Edgewood Plaza seeks planned-community zone
Commission set to review historic Eichler commercial center Sept. 15
Plans to rebuild the historic Edgewood Plaza shopping center, developed by Joseph Eichler in the 1950s, and add 10 homes to the Palo Alto property will be reviewed Sept. 15 by the city's Planning and Transportation Commission.
As part of the plans, landowner Sand Hill Property is asked for a zoning change, to Planned Community (PC), an often-controversial designation that allows denser-than-normal development.
The plans call for a small "pocket park" on the Embarcadero Road property as a public benefit, in exchange for relaxing development standards under the PC zone.
The retail center is one of the only commercial developments in the Eichler style, according to preservationists, and contains three commercial buildings.
The property has been in disrepair and largely vacant since an Albertsons grocery store closed in August 2006. At the time, neighbors and Sand Hill Property were at odds over the number of proposed homes and what to do with the aging commercial structures, which some people felt should be preserved.
Three residents who constituted the neighborhood's official Architectural Control Committee for Tract No. 1641 — Diane Sekimura, Martin Yonke and Kim Fletcher — filed a lawsuit in 2008. In it, they stated all plans for Edgewood must receive their approval and that, under a historic agreement made by the Eichler homeowners, the retail district must remain in place.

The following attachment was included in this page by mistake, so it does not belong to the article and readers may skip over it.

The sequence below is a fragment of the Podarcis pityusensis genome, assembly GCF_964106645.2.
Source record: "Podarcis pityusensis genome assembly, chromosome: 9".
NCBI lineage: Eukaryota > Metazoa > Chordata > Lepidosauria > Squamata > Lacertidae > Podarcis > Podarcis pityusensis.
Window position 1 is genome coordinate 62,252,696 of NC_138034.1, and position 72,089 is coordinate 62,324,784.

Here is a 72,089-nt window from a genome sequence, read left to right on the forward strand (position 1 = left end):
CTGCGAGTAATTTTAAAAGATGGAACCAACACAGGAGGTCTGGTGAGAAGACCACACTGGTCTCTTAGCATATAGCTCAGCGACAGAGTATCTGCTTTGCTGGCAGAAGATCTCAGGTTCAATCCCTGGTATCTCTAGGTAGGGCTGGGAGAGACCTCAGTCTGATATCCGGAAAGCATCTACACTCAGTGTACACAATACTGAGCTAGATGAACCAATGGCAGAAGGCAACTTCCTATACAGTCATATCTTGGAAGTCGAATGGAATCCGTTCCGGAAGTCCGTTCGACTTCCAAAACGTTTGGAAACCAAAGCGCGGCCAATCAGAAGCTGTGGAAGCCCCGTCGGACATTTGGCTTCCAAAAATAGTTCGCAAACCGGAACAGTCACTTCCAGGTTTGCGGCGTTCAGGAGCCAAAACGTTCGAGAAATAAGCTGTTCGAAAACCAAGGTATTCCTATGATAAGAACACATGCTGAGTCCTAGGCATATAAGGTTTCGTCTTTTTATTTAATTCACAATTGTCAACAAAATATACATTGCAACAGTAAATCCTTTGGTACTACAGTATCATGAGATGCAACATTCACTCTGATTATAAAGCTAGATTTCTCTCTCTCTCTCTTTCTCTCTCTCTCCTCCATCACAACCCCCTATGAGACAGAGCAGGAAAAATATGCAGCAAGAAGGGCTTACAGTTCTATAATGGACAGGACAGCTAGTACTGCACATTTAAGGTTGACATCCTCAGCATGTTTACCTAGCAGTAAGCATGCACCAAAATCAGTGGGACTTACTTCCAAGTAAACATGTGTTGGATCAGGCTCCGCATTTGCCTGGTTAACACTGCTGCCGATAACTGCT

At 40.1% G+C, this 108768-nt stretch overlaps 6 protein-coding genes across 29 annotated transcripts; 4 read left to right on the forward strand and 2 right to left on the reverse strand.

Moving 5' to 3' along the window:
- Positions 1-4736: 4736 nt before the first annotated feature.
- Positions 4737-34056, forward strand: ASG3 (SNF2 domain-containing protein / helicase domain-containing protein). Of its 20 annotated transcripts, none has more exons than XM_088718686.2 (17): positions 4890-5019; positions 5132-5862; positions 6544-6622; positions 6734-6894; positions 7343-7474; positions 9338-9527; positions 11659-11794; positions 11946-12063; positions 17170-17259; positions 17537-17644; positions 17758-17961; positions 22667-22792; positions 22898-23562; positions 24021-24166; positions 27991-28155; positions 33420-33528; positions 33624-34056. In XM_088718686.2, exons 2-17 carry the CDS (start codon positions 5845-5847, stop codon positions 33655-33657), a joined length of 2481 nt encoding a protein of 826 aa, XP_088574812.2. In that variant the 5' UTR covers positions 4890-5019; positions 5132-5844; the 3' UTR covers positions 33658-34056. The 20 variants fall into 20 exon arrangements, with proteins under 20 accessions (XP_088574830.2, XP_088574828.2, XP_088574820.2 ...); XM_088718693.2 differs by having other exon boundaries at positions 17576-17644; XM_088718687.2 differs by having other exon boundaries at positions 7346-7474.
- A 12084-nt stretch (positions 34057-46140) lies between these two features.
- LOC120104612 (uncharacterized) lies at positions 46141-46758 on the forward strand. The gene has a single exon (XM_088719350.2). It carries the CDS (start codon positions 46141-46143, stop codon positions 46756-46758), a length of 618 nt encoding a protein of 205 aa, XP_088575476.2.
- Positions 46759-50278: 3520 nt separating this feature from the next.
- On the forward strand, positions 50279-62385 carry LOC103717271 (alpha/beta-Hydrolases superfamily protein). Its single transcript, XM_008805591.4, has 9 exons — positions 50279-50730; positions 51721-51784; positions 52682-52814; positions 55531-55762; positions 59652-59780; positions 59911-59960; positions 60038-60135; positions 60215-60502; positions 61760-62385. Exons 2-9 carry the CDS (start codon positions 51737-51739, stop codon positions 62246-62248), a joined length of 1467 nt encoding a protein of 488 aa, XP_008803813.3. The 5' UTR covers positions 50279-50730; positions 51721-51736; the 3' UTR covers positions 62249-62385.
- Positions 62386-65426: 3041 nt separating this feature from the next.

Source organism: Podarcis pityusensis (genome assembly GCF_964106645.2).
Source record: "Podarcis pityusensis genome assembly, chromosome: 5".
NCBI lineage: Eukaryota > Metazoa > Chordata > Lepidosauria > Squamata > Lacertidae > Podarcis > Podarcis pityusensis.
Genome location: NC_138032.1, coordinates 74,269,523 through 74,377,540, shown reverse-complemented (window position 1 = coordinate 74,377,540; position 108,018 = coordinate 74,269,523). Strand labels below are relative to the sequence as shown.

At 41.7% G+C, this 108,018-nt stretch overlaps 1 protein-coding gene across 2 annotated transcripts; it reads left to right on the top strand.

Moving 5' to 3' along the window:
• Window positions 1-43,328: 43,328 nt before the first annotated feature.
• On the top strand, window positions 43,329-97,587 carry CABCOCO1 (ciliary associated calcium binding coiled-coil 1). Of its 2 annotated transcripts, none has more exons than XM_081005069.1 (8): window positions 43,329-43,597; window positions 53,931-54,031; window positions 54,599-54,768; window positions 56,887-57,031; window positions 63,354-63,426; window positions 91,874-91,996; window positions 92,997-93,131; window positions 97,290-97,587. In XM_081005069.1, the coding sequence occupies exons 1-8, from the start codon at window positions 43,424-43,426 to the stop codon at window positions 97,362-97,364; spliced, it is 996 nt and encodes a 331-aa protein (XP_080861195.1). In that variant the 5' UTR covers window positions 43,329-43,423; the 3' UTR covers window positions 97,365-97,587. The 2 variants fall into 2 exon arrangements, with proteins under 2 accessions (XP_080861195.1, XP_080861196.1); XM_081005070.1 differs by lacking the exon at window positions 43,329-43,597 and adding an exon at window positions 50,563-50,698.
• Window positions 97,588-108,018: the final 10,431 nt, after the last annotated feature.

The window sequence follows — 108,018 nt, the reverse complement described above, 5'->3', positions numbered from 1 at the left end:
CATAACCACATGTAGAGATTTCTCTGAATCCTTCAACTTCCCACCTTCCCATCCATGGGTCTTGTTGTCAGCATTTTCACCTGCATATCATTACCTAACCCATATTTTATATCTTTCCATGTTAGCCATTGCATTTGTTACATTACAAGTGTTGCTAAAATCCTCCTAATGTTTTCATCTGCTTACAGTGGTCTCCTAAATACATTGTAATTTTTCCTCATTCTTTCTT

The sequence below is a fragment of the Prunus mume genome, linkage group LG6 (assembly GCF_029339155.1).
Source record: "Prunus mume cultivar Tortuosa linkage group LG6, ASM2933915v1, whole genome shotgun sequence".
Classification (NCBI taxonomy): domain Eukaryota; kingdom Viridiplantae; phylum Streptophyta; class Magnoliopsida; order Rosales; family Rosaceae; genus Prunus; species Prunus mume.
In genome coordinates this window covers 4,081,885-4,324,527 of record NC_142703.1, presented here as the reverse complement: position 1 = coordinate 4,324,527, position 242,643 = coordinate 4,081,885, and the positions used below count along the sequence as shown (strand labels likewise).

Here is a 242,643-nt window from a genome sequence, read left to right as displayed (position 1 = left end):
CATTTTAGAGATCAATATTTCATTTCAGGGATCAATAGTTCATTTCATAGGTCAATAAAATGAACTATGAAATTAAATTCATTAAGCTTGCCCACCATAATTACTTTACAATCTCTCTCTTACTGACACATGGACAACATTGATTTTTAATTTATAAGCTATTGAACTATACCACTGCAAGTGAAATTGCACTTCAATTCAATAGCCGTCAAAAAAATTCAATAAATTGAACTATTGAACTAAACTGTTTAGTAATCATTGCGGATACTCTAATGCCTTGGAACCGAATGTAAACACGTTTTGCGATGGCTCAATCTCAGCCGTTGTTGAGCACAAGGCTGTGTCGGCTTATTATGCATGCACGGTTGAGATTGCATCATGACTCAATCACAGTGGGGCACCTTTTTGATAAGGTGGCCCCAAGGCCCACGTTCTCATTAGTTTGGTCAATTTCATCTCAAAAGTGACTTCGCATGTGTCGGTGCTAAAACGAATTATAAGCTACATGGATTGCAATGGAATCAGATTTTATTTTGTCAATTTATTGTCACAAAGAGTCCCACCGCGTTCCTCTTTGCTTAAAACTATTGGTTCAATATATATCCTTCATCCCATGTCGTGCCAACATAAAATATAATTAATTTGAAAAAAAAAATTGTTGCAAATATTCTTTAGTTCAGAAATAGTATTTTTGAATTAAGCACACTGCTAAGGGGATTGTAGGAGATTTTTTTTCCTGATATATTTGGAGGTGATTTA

Sand Hill and the committee reached a settlement last October that reduced the number of homes from 25 to 10 and preserves the three commercial buildings.
The property has remained largely vacant due to the economy, Sand Hill Project Manager John Tze said. The company continues to talk with potential anchor grocery stores. Considering it could be awhile before Tze gets a commitment, Sand Hill is going ahead with the planning process because everyone is expecting some progress on the project, he said.
Residents who have looked at the plans submitted to the city said there are some differences in terms of the elevation and style of the homes from what was presented to the neighborhood in November.
"A graphic ... taken directly from one of the settlement documents ... depicts the style of homes that Sand Hill Property said it intended to build. The document was incorporated into the settlement agreement because the (neighbors) wanted to be sure there was no 'bait and switch,'" Brandon Baum, attorney for the committee, said on Aug. 10.
But the homes depicted in Sand Hill's current plans are quite different, with pitched rather than flat rooflines, he noted.
"I do not know why that is, and I have not confirmed for myself that these represent Sand Hill Property's current thinking," Baum said.
Tze said on Aug. 9 that the elevations for the residences were not yet complete at the time of the settlement but are the same as those shown to residents last November.
Tze said the intent is to remain in keeping with an Eichler style. He did not elaborate on the differences between the two designs but said the designs are not final. The drawings are meant to show the intent of the development, he said.
Sekimura said Tze contacted her when questions first emerged over the differences.
"We agreed that it would be a good idea to work together as we go forward to make sure the designs are harmonious," she said.
She confirmed that current designs for the homes are not final. Many issues regarding Edgewood still must be resolved, including the park and its uses, she added.
"I'm very pleased that Mr. Tze is willing to work with us and he said he wanted to make sure we're on the same page," she said.
Staff Writer Sue Dremann can be e-mailed at firstname.lastname@example.org.